“A large saddle with stirrups was fitted over the hump. At first two men back to back were seated on this saddle, one being employed in guiding the animal, whilst the other in this position was supposed to enjoy more freedom in his movements. The inconveniences of this system, however, were quickly discovered, and it was soon abandoned, both men being made to face the same way. One of the nostrils of the animal – the right one – was pierced and a ring was passed through it, to which was attached a thin cord, single or double, to stop and caution the animal; a halter served to guide him. A portion of the baggage and supplies were placed in the bags of the saddle cloth, the musket being attached to the right side of the saddle in the ordinary way.”[6]

camel corps - Napoleon on a camel.

Napoleon on a camel. Public domain.

Napoleon supposedly outfitted all of his men with camels and it was reported that at one point Napoleon met his “generals Menou, Berthier, Androssy, and Letureq, all mounted like him on dromedaries.”[7] Moreover, after his camel corps were established there were several remarkable excursions reported. These excursions proved that fewer French soldiers could be highly effective against their enemies. An example of how this was achieved is demonstrated as follows:

“In eight days a detachment of the corps went from Cairo to El Arich, from El Arich to Suez, from Suez to Cairo, from Cairo to Peluse, and at the end returned from Peluse to Cairo, as a rule making thirty leagues in each journey. The rapidity of movement of these troops made them extremely feared by the hostile tribes. A small detachment of these soldier obtained results which would have otherwise necessitated the employment of several battalions of infantry. “[8]

Although the idea of a camel corps seemed to have many advantages, there was also one major drawback some soldiers experienced. It was nausea, and it even affected Napoleon at times. As noted in the Vestibular Contributions of Health and Diseases:

“Soldiers who were susceptible to motion sickness could become ‘seasick’ on this ‘ship of the desert’ and not be able to engage in battle.”[9]

camel corps - Napoleon in Egypt, Courtesy of Wikipedia

Napoleon in Egypt. Courtesy of Wikipedia.

However, despite the drawback of motion sickness, most of the time the camel corps were successful such as was reported in “Marmont’s Mémoires”:

“There were 600 men mounted on 600 camels; each soldier carried his ammunition and food for himself and his beast (a week’s rations), and they were able to make several days’ excursion in the desert without suffering. As soon as this corps arrived in the neighbourhood of the enemy the men dismounted and fought on foot. Never was a force more appropriate to the country whether it was employed and it rendered great service. It alone was able to keep the Arabs in check.”[10]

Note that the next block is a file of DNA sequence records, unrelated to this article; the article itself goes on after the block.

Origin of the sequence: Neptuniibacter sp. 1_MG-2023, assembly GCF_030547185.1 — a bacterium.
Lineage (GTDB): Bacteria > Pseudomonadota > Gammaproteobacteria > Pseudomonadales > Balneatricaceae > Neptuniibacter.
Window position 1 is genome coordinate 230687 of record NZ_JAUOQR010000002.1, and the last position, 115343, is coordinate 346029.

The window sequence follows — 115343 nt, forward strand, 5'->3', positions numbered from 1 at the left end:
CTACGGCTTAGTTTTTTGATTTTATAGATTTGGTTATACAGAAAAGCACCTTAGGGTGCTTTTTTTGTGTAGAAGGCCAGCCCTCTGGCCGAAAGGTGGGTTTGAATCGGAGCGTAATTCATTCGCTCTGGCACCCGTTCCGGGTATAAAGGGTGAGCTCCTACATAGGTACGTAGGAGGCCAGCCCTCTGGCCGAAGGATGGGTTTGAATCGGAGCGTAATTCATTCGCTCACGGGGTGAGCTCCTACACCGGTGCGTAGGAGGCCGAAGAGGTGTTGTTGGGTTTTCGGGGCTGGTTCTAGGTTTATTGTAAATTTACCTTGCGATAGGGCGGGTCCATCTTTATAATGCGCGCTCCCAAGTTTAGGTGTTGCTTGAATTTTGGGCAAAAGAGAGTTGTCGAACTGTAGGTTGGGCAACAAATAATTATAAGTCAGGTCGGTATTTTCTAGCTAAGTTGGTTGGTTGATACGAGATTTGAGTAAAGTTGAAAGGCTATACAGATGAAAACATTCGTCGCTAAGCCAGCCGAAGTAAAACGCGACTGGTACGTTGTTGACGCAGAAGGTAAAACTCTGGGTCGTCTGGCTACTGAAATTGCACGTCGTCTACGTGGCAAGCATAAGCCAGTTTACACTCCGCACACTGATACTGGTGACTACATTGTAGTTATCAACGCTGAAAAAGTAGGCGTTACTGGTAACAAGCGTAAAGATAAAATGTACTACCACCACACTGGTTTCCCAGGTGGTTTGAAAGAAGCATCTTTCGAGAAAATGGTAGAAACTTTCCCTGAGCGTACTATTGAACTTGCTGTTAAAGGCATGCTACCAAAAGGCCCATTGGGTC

The camel corps and their tactics also terrified the Bedouins and they were therefore likely to quickly negotiate a truce rather than fight. Moreover, Napoleon’s camel corps proved effective against the Bedouins for a variety of other reasons. They helped to quickly relay communications to outlying posts and enabled supplies to be rapidly delivered during emergencies. But the real reason the camel corps proved so effective was because they were able to strike blows unexpectedly at great distances, perform long tedious marches in a few days, and over the long run, the camel proved highly effective because the Bedouin’s horses could not out last or outrun the amazing camel corps.


  • [1] Journal of the Royal United Services Institute for Defence Studies, 1885, Volume 29, p. 535.
  • [2] Speake, J., Literature of Travel and Exploration: A to F, 2003, p. 171.
  • [3] Furse, George Armand, Mobilisation and Embarkation of an Army Corps, 1883, p. 240.
  • [4] Ibid.
  • [5] Journal of the Royal United Services Institute for Defence Studies, p. 535. 
  • [6] Furse, George Armand, p. 240-241.
  • [7] Ibid. p. 242.
  • [8] Ibid.
  • [9] Lopez-Escamez, Antonio, Vestibular Contributions to Health and Disease, 2017, p. 232.
  • [10] Journal of the Royal United Services Institute for Defence Studies, p. 535.